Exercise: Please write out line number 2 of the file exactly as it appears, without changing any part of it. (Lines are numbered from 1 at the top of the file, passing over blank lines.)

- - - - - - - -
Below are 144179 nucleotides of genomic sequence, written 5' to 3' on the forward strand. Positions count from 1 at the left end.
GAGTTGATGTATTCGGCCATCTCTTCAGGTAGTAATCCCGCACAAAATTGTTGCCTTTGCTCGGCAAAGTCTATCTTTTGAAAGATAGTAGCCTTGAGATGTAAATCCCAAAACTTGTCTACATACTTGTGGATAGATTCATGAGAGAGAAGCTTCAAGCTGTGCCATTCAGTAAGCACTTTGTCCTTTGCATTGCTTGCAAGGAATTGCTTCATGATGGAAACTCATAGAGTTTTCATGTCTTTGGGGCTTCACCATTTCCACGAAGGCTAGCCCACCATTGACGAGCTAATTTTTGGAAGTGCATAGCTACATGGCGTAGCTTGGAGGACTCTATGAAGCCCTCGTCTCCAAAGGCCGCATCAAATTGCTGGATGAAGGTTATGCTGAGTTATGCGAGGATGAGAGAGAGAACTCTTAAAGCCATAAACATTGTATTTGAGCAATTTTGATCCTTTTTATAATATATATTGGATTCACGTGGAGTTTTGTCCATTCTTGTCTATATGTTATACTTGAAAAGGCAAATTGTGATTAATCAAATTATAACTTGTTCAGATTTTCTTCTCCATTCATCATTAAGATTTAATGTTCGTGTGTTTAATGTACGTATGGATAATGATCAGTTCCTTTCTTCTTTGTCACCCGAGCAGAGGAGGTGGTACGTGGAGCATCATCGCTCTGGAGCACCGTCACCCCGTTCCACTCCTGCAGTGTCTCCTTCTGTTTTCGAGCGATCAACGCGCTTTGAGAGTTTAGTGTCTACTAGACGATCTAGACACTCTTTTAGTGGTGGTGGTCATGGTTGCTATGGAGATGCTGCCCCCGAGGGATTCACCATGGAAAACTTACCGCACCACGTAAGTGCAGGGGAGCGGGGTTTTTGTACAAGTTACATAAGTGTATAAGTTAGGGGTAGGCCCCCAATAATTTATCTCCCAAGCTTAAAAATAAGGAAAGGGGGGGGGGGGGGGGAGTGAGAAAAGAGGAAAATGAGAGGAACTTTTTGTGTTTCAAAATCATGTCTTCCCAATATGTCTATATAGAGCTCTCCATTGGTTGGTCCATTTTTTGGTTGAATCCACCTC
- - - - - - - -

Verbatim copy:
GAGTTGATGTATTCGGCCATCTCTTCAGGTAGTAATCCCGCACAAAATTGTTGCCTTTGCTCGGCAAAGTCTATCTTTTGAAAGATAGTAGCCTTGAGATGTAAATCCCAAAACTTGTCTACATACTTGTGGATAGATTCATGAGAGAGAAGCTTCAAGCTGTGCCATTCAGTAAGCACTTTGTCCTTTGCATTGCTTGCAAGGAATTGCTTCATGATGGAAACTCATAGAGTTTTCATGTCTTTGGGGCTTCACCATTTCCACGAAGGCTAGCCCACCATTGACGAGCTAATTTTTGGAAGTGCATAGCTACATGGCGTAGCTTGGAGGACTCTATGAAGCCCTCGTCTCCAAAGGCCGCATCAAATTGCTGGATGAAGGTTATGCTGAGTTATGCGAGGATGAGAGAGAGAACTCTTAAAGCCATAAACATTGTATTTGAGCAATTTTGATCCTTTTTATAATATATATTGGATTCACGTGGAGTTTTGTCCATTCTTGTCTATATGTTATACTTGAAAAGGCAAATTGTGATTAATCAAATTATAACTTGTTCAGATTTTCTTCTCCATTCATCATTAAGATTTAATGTTCGTGTGTTTAATGTACGTATGGATAATGATCAGTTCCTTTCTTCTTTGTCACCCGAGCAGAGGAGGTGGTACGTGGAGCATCATCGCTCTGGAGCACCGTCACCCCGTTCCACTCCTGCAGTGTCTCCTTCTGTTTTCGAGCGATCAACGCGCTTTGAGAGTTTAGTGTCTACTAGACGATCTAGACACTCTTTTAGTGGTGGTGGTCATGGTTGCTATGGAGATGCTGCCCCCGAGGGATTCACCATGGAAAACTTACCGCACCACGTAAGTGCAGGGGAGCGGGGTTTTTGTACAAGTTACATAAGTGTATAAGTTAGGGGTAGGCCCCCAATAATTTATCTCCCAAGCTTAAAAATAAGGAAAGGGGGGGGGGGGGGGGAGTGAGAAAAGAGGAAAATGAGAGGAACTTTTTGTGTTTCAAAATCATGTCTTCCCAATATGTCTATATAGAGCTCTCCATTGGTTGGTCCATTTTTTGGTTGAATCCACCTC